We landed the morning of January 25th, in Mazatlan, exited the ferry for another inspection by the military and then hooked up and headed for Guadalajara, almost all expensive toll roads but easy driving until we hit the outer limits of the city. Then it was solid six lanes of traffic in both directions until we made a wrong turn 300 feet too soon, had to unhook and get back out on the busy road before finally finding San Jose del Tajo, a remote campground in Guadalajara and drove down a cobblestone road under low palm trees and a narrow passage way. The next day was a “morningmare” getting out of the city. We got lost, in spite of our GPS and good sense of directions, went at least 30+ miles out of the way, finally ended up in a barrio dead end and had to get a taxi driver to get us out to the highway headed out but in a different direction than we had planned. We were about 2 hours delayed by that fiasco and then another wrong turn in Queretero and we ended up in some catacomb tunnels under the city, arched stone passages that were low and narrow and dark. An angel on the street gave us directions out through a straight long tunnel and we headed on to San Miguel, arriving finally around 5 PM, about 4 hours later than planned but intact if a little harried.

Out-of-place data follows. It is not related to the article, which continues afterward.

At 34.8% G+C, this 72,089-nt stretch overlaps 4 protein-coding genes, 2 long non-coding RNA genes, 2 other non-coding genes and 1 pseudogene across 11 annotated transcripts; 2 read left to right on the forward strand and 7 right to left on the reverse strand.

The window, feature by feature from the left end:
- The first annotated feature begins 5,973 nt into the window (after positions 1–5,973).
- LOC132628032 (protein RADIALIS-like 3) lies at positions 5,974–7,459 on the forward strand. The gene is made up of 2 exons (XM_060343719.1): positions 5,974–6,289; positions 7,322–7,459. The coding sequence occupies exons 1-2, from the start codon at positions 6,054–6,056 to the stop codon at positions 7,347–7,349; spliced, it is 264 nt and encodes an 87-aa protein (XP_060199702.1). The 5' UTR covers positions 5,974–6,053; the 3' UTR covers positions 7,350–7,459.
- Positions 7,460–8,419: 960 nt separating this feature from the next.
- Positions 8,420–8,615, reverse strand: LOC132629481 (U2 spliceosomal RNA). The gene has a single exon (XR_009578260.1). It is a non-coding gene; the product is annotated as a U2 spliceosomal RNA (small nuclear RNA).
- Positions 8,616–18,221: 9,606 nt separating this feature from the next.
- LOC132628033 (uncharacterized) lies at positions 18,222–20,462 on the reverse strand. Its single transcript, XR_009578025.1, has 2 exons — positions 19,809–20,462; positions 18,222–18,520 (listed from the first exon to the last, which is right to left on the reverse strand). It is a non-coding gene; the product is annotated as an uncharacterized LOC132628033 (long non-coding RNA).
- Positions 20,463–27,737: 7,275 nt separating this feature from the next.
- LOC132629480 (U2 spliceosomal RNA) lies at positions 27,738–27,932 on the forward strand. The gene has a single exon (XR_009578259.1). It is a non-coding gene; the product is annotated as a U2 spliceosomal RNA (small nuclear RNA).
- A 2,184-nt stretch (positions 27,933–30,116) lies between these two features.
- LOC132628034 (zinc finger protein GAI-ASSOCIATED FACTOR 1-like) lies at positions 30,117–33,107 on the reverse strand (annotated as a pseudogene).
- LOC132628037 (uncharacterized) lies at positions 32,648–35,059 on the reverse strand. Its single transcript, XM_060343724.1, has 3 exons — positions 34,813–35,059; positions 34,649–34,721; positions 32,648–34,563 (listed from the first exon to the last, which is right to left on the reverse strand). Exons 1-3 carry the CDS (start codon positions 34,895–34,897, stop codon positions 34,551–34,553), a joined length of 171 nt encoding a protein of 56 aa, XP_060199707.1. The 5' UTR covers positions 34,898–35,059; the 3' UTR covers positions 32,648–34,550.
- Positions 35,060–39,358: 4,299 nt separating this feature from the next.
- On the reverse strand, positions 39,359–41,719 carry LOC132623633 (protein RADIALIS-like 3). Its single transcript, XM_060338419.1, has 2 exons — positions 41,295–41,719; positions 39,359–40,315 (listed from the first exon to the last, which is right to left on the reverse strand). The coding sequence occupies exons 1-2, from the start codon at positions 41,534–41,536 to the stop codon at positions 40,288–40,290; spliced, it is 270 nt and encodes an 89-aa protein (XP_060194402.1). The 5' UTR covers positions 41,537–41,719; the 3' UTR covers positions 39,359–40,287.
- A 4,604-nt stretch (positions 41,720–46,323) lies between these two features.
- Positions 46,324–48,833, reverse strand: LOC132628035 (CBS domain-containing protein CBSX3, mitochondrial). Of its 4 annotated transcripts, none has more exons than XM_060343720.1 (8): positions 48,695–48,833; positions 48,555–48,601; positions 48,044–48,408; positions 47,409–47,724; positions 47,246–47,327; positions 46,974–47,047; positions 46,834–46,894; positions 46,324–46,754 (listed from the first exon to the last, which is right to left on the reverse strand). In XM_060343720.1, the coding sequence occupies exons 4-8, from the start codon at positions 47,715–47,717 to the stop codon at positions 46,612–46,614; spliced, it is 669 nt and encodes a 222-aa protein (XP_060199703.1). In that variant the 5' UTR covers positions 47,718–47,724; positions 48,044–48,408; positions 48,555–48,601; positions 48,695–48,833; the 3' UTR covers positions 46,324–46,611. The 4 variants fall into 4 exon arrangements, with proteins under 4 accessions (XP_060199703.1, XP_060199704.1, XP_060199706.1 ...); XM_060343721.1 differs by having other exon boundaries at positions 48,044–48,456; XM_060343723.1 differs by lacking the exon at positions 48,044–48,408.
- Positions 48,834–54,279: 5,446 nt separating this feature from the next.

Here at Hotel Balnerio San Ramon there are some concrete pads for about six RVs and one of them was already occupied by a couple with an identical Allegro Bus to ours, same year, a bit different floor plan. They have been almost full time for about 7 years, lived on the island of Vieques in the Caribbean for six years prior and are originally from Colorado. They have mega information about RV travels, Mexico and all the systems that make this kind of life comfortable and enjoyable. There is good connectivity here most of the time via WiFi, cell phone and email, so I continue to work with those back in the states with whom I am engaged in several projects that are ongoing. Another couple from the Yukon territory near Whitehorse arrived and have already been in Mexico for a month planning to spend 4-5 months seeing other parts. They are traveling in a truck camper, the Dodge diesel truck is 10 years old, in great shape and the camper is new. They can go many places we cannot such as boon docking on wonderful beaches, remote and beautiful mountain spots and smaller parking places in many campgrounds that cannot accommodate our big rig as they’re called here and in the states.